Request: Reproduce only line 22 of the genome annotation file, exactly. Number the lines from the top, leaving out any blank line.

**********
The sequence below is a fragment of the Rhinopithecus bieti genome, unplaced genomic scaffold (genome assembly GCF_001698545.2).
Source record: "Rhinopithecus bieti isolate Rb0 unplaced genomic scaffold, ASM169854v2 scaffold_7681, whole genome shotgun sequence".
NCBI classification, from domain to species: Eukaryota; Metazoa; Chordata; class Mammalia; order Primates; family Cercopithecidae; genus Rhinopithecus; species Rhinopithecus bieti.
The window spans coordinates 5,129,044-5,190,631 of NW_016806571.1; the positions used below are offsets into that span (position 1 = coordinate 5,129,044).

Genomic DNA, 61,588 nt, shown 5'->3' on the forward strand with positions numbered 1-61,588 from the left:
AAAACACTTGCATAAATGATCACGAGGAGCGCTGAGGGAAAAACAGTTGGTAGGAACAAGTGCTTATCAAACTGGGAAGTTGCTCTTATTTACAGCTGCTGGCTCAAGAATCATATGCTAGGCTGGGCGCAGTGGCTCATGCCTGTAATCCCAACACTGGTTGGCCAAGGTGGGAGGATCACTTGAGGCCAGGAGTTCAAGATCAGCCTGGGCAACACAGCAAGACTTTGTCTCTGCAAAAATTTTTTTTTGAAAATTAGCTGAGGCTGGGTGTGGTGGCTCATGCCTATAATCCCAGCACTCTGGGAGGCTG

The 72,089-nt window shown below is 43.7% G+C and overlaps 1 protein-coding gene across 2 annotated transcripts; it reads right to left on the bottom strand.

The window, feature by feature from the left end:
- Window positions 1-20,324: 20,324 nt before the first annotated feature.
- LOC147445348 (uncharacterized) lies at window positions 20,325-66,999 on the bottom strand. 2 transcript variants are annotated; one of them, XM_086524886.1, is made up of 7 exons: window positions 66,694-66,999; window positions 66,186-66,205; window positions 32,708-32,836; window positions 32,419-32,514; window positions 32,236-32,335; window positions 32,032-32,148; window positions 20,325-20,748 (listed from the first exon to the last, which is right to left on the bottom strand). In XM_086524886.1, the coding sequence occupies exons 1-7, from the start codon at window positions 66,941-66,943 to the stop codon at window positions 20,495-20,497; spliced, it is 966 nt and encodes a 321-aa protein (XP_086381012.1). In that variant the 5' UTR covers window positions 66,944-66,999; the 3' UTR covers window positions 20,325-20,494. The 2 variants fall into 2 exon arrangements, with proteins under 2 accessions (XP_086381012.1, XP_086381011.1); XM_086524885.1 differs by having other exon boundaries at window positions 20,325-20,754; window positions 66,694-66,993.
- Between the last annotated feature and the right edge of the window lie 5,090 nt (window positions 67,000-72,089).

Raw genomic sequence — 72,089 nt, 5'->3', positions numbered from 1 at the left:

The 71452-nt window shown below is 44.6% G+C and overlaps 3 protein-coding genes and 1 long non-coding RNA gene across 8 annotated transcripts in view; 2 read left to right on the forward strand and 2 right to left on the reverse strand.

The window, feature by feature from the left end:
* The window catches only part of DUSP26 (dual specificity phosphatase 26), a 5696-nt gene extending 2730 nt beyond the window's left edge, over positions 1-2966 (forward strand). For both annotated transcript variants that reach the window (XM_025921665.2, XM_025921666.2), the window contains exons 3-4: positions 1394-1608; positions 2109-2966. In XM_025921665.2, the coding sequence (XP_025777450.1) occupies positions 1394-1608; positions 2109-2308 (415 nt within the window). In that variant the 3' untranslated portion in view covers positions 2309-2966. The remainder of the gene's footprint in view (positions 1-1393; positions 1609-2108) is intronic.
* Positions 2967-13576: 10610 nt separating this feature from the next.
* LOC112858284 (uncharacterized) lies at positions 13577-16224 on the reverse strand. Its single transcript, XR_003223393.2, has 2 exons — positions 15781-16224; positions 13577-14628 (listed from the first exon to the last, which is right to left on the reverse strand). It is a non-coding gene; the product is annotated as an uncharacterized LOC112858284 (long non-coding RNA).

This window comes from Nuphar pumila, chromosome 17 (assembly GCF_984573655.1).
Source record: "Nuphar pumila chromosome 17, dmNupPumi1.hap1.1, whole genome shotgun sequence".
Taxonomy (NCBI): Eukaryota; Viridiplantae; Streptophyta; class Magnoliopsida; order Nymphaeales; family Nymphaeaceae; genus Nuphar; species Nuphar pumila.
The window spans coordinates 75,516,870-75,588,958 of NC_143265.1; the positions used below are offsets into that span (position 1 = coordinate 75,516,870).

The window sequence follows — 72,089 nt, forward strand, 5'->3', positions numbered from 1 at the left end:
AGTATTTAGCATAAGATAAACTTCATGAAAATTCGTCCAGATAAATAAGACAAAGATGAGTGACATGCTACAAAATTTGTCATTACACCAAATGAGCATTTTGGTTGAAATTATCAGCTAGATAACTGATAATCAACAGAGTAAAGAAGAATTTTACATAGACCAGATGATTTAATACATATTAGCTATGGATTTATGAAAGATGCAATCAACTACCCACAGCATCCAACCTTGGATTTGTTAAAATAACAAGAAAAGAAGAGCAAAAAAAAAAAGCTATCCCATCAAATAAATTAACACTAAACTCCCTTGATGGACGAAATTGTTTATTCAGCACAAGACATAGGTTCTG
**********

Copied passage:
The window sequence follows — 72,089 nt, forward strand, 5'->3', positions numbered from 1 at the left end: